It’s a Dog’s Life : Capturing Animal Behaviour Through a Lens by Andy Hughes

In his first guest blog for Broad Conversation Andy Hughes, the author of ‘I, Jack Russell’, writes about the human-animal bond from a photographer’s perspective. All images are taken from Andy Hughes’ book, ‘I, Jack Russell’.

Andy will be joining us in conversation with renowned author  of ‘In Defence of Dogs’ Dr. John Bradshaw,  next week, on Wednesday 16th January at 7pm.  Tickets cost £3 and are available from our Customer Service Department, or over the phone on 01865 333623.



Photographers, artists, writers and other ‘creatives’ are diverse in motivation, interests, experiences and insights. Much of my photographic practice deals with issues concerning the marine and coastal environment, however recently, I realized or perhaps discovered by accident that I had many more images of my two dogs than I did of my family and friends and this lead to a new field of research. I began this project about Jack Russell dogs by looking to find as many family snapshots, which included our dogs. I found a few and these are included in my recent book I Jack Russell which attempts to encourage readers to think about their own snapshots of dogs and about the dog human bond.

Many people come across images (photographic ones) in their daily life. Ubiquitous to some and unique to others there are millions of photographic images in the word today. In Roland Barth’s seminal book Camera Lucida he coined the term punctum, this denotes a type of ‘wounding’, a sort of personal touching detail which establishes a direct relationship with the object or person within it. The re-discovery of my own family snapshots containing images my own pet dogs as a young child brought Barth’s concept sharply in focus and led me to enquire further leading me to a number of books which became key in my search to understand the relationship between people and dogs.
For instance, after reading John Bradshaw, Alexandra Horowitz and Mark Derr it became clear to me that my thinking about my own dogs and dogs in general was far from complete or fully developed.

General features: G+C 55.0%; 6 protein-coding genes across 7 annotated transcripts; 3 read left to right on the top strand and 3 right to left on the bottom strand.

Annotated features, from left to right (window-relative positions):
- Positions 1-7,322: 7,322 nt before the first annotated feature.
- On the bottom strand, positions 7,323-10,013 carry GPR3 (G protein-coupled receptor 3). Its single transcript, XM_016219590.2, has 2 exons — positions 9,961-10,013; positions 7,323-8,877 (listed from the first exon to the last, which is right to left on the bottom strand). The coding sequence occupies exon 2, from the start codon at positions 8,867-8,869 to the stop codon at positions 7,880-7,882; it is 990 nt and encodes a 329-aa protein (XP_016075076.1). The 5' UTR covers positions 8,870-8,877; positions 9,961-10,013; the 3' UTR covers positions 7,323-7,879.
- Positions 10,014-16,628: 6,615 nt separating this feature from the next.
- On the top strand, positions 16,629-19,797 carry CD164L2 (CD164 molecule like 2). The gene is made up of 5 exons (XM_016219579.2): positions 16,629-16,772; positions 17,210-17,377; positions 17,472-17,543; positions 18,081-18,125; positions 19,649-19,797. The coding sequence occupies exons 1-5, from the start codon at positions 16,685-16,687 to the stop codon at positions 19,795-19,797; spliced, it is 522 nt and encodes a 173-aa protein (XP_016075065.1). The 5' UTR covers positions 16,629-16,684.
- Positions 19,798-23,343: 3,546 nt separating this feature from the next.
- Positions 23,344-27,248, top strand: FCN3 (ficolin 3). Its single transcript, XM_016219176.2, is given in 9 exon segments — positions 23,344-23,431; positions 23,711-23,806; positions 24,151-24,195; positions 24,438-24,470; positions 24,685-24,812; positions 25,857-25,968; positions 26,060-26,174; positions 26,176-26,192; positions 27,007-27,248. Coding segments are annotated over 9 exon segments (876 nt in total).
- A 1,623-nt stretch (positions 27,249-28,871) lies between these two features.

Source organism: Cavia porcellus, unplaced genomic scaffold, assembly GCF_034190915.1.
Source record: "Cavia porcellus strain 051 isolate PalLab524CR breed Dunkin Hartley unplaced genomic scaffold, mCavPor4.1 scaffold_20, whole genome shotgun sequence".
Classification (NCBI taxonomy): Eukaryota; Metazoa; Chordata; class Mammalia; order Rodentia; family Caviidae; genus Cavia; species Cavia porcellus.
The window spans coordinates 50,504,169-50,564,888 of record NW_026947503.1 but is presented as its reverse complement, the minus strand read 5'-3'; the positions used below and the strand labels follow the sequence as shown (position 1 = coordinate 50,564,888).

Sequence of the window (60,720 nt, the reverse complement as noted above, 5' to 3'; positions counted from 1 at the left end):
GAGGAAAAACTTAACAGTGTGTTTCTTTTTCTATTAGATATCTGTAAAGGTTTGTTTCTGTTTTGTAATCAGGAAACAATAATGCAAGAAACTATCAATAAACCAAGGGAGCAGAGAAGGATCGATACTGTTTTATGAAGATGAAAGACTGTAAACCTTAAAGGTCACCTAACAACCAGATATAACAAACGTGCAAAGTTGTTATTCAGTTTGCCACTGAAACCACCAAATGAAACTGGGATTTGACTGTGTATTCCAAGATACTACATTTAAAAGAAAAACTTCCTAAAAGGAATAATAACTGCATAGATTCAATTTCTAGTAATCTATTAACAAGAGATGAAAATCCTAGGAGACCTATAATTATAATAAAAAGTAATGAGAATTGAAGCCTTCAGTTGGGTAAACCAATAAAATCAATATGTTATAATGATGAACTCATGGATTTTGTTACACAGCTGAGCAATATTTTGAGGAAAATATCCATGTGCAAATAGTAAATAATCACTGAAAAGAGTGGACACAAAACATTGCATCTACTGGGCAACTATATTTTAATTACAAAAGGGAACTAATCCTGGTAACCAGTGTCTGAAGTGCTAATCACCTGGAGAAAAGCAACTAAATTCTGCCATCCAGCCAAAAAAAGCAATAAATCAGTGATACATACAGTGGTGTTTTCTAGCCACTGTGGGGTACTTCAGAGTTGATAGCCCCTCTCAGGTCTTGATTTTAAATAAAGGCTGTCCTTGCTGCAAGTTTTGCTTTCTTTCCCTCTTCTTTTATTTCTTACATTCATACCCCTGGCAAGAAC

As well as published material, social networks such as DogBook that have photographic images of dogs seem as important to us as do images of other humans on Facebook. Collections of these images can often be found in our own albums or more readily in this day and age on our mobile phones or via our personal webpages. One very interesting historical survey can be seen in the book Dogs by Catherine Johnson where one can look at hundreds of images of dogs; it is a book filled with amateur, anonymous snapshots of dogs from the turn of the century to the early 1950s.

In I Jack Russell my motivations were driven by something more than simply capturing a sense of likeness. Something more akin to Barth’s concept. In a wonderful precise and short essay titled ‘Dogs’ Robert Adams  [1] beautifully describes various relationships between artists and their dogs. Two sentences in particular resonate.

‘Art depends on there being affection in its creator’s life, and an artist must find ways, like everyone else, to nourish it. A photographer down on his or her knees picturing a dog has found pleasure enough to make many things possible.’

‘Artists live by curiosity and enthusiasm, qualities readily evident as inspiration in dogs. Propose to a dog a walk and its response is absolutely yes.’ 

The bond between creative enterprise, artistic interpretation and the sciences are re-bonding and revealing new insights. Research into the relationship between the dog and human is set to continue  – we should all keep our nose to the blogosphere and bookshelf to help fully understand the dog and human world.

[1] Robert Adams: Why People Photograph: Selected Essays and Reviews, Aperture (1994)

Andy Hughes January 7. 2013-01-07

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